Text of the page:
Jim Absher is a benefits columnist for Military.com
The study is designed to measure the effectiveness of non-drug treatments for insomnia, which may affect veterans at double or triple the rate of civilians.
According to the VA, persistent difficulty falling asleep or staying asleep, or insomnia, is a common symptom affecting veterans who suffered head injuries such as concussions or TBI while in the military. As a result, the VA is attempting to develop therapies that will provide veterans with the skills and techniques necessary to overcome their insomnia and get regular, restful sleep without using drugs.
Symptoms of insomnia include frequent difficulty falling asleep, staying asleep through the night or waking up too early. Those suffering from insomnia often have symptoms such as fatigue, memory troubles, headaches and moodiness during their waking hours. Poor sleep also can interfere with the rehabilitation process and return to civilian life or active duty.
Volunteers must be veterans over the age of 21, with trouble sleeping and a history of concussion or mild TBI. The VA is currently seeking 120 participants for the study.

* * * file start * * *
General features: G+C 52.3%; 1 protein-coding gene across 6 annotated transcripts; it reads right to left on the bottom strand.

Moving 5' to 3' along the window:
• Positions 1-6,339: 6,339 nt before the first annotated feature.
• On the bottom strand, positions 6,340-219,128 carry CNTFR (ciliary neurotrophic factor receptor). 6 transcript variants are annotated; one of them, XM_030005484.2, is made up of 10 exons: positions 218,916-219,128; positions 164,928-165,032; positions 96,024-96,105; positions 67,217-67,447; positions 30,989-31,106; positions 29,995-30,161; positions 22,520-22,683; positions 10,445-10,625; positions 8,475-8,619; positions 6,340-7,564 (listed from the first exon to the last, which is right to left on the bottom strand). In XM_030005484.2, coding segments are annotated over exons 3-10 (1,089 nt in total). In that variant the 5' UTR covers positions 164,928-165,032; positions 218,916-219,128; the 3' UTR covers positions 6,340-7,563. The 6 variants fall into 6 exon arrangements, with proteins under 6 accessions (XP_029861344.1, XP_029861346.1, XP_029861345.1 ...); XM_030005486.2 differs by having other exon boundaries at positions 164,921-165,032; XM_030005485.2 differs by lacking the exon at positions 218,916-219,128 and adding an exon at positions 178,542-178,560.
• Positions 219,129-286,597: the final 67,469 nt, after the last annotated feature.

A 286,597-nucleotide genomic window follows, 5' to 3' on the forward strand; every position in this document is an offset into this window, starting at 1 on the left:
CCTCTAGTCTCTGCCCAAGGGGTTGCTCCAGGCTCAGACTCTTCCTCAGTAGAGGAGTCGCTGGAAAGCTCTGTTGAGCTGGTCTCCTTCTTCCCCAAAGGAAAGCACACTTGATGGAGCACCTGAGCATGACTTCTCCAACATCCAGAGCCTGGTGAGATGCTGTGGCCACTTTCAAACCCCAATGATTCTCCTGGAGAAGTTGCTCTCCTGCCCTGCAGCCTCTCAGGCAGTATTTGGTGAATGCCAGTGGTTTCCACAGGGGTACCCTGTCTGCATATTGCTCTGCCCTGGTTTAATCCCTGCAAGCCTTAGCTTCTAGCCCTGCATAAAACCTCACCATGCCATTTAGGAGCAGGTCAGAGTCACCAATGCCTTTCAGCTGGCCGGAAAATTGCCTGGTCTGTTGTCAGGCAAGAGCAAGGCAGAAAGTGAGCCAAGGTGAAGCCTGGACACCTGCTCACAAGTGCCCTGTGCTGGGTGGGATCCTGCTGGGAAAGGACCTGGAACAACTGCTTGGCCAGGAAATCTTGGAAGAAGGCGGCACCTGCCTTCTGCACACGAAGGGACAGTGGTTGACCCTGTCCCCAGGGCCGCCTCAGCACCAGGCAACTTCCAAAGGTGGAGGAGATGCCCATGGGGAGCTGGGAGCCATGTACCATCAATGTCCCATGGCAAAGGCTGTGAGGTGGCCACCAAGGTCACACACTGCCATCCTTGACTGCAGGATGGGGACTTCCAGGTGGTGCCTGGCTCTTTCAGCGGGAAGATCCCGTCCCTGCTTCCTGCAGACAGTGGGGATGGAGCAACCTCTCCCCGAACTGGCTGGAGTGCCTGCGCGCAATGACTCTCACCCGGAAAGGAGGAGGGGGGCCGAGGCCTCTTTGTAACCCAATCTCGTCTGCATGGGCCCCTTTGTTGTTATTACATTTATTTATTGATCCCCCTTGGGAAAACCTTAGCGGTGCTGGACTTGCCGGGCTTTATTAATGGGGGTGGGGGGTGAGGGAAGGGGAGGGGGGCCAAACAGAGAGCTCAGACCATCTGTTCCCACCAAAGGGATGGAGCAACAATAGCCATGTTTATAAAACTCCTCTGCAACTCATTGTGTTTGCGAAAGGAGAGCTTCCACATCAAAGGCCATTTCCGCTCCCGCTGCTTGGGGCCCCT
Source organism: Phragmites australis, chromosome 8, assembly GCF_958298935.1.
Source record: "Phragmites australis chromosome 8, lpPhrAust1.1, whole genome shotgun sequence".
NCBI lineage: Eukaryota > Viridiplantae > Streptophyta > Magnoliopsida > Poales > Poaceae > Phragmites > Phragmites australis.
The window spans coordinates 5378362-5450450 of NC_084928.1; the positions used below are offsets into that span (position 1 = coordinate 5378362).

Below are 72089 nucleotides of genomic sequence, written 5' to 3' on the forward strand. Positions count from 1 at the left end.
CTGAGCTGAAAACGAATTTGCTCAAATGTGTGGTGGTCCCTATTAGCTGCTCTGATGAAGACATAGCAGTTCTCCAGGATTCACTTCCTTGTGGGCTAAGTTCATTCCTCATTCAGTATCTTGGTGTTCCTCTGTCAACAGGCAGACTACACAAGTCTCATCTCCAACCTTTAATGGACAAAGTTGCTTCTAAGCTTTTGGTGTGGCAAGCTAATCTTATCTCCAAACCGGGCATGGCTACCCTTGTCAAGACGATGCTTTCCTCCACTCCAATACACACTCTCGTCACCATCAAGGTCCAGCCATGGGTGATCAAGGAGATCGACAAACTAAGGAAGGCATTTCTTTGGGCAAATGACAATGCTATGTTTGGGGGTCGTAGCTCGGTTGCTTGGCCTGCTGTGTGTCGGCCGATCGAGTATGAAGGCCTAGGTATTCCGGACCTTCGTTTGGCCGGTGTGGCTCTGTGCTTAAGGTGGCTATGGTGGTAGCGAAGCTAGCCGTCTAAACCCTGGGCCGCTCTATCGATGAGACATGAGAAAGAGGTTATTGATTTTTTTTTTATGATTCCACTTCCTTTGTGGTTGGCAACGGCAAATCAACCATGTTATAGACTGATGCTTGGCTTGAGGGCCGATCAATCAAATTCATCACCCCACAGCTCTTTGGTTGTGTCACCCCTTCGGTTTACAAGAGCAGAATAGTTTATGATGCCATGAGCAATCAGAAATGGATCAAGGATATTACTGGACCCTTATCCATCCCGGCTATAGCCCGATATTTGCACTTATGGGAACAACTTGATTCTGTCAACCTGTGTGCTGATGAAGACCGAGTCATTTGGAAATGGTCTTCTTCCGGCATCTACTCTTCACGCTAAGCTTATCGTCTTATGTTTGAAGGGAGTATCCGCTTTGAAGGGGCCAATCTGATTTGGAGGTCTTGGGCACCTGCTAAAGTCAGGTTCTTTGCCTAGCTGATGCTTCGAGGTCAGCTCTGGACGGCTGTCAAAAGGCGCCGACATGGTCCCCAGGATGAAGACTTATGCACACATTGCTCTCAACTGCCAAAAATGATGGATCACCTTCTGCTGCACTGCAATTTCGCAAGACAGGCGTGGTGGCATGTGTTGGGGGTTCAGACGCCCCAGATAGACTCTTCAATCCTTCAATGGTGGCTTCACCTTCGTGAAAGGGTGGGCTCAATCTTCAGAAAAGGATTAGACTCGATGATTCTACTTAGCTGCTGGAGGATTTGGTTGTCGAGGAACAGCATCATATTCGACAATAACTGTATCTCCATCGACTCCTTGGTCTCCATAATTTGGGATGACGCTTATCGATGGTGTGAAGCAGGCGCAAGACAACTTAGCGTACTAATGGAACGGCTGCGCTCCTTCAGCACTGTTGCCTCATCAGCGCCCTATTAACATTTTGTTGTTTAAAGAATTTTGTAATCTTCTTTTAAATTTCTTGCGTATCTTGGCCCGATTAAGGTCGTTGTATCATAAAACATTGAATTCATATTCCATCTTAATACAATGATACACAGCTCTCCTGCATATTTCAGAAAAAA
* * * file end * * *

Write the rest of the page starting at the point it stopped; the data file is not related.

Participants in the home-based study will be randomly assigned one of two therapies that are specifically designed to help them fall asleep and stay asleep through the night. Veterans participating in the program will remotely meet with a therapist for approximately one hour a week to discuss their treatment and results. Adjustments to the treatment will be made as necessary to help the treatment succeed.
The study will last nine weeks with a follow-up appointment in six months. Participants will be eligible for up to a $325 cash payment for participation.
For more information and to sign up for an in-depth screening assessment to see whether you are eligible to participate in the study, check out the website today.
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